Some argue that because most of America’s founders were Christian, the government must have been founded on Christian ideals. But on the contrary, these men subscribed to a diverse mixture of belief systems and philosophies that influenced the language set forth in the Declaration of Independence and Constitution.
Gregg Frazer maintains that many founders followed “theistic rationalism, a nondenominational belief system that borrowed from Christianity and from deism,” which enabled the founders to “describe the projects of the Revolution and the Founding in terms that did not offend popular religion.”
Both documents contain ideas from several Enlightenment philosophers, including John Locke’s “consent of the governed,” Thomas Hobbes’ contract theory of government and Charles Montesquieu’s theory of balanced forces.
The founders were educated, thoughtful men, many of whom believed religion was integral to a successful society. But they were careful to protect religious freedom, including freedom from religion: “[T]he insertion was rejected by the great majority, in proof that they meant to comprehend, within the mantle of its protection, the Jew and the Gentile, the Christian and Muslim, the Hindu and Infidel of every denomination.” (Thomas Jefferson on the failed vote to insert “Jesus Christ” into the Constitution’s preamble.)
Lawmakers today continue to push the Christian agenda with legislation that stunts progress toward equality and separation of religion from public education. It’s also shameful that closed-mindedness, coupled with religiously motivated laws such as the Defense of Marriage Act and Proposition 8, have prevented gay couples from enjoying the same benefits afforded to straight couples for so many years.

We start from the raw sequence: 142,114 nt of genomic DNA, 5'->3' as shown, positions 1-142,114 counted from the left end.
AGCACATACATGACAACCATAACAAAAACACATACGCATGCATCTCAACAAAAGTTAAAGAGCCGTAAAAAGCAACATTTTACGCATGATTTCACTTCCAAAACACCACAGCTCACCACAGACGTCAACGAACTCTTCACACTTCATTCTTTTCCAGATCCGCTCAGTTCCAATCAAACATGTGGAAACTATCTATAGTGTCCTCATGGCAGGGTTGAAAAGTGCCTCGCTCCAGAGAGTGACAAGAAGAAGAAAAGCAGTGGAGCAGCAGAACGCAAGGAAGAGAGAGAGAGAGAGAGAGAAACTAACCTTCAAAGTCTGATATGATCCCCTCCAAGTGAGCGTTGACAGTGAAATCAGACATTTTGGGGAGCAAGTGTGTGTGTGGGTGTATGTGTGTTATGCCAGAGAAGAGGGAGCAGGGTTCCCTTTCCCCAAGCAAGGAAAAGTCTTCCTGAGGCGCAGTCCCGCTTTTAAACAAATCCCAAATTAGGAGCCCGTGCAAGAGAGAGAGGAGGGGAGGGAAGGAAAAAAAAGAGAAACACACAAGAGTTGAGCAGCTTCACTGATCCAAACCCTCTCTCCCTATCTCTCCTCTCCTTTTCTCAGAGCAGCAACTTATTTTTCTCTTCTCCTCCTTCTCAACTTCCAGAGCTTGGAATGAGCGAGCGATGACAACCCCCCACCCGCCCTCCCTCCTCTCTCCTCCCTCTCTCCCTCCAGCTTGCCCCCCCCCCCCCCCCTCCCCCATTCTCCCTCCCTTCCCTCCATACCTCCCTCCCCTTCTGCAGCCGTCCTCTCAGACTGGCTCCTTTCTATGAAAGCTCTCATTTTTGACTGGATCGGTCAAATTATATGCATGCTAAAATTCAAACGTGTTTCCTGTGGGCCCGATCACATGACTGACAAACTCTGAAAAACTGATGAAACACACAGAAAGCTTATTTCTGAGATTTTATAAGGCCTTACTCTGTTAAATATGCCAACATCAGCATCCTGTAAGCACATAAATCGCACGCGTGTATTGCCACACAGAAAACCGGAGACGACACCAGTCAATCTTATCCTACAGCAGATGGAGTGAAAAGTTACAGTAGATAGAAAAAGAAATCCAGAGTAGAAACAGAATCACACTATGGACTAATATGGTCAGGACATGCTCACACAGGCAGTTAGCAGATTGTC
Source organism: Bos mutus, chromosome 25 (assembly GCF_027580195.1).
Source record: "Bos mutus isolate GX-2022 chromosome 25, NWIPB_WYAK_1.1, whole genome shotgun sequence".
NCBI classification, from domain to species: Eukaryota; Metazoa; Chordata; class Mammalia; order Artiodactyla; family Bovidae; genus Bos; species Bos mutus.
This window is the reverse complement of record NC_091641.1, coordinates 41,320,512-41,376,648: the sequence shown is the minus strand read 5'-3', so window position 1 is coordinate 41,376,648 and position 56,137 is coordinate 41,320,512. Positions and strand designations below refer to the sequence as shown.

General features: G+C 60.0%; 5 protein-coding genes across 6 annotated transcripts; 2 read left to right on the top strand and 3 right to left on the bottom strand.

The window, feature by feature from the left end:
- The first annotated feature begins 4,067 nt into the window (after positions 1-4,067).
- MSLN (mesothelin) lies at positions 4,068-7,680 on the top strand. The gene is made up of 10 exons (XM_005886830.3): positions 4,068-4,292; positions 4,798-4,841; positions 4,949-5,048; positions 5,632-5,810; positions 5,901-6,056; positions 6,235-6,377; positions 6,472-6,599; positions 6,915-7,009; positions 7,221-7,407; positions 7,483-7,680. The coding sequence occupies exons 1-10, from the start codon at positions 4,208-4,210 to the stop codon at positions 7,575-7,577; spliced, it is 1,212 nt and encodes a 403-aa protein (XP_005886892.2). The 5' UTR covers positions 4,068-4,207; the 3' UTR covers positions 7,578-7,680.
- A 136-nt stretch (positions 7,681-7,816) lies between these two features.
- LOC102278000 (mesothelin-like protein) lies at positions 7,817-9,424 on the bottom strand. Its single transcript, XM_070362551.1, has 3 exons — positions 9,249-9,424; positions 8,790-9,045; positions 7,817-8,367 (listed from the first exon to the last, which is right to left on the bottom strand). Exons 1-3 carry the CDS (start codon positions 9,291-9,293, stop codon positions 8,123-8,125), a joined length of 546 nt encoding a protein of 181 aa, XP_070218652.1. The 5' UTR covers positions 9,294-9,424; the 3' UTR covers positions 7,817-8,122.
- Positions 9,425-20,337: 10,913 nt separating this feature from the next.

The dangerous attitude that made such discrimination possible is encapsulated by Texas Gov. Rick Perry’s not-so-eloquent presidential campaign ad in which he complained that “There’s something wrong in this country when gays can serve openly in the military” while “kids can’t openly celebrate Christmas.” Perry then promised to end the “war on religion,” claiming that “faith made America strong.”
There are also laws that impose on Americans the “creationism” narrative that God created humankind in its present form. Despite there being “no controversy in the scientific community about whether evolution has occurred,” a 2012 Gallup poll shows that 46% of Americans believe in creationism.
Creationism is allowed to be discussed alongside evolution in several states’ public schools. The Louisiana Science Education Act, for example, lets teachers use “supplemental textbooks” in order to “help students understand . . . and review scientific theories” such as “evolution and the origins of life.”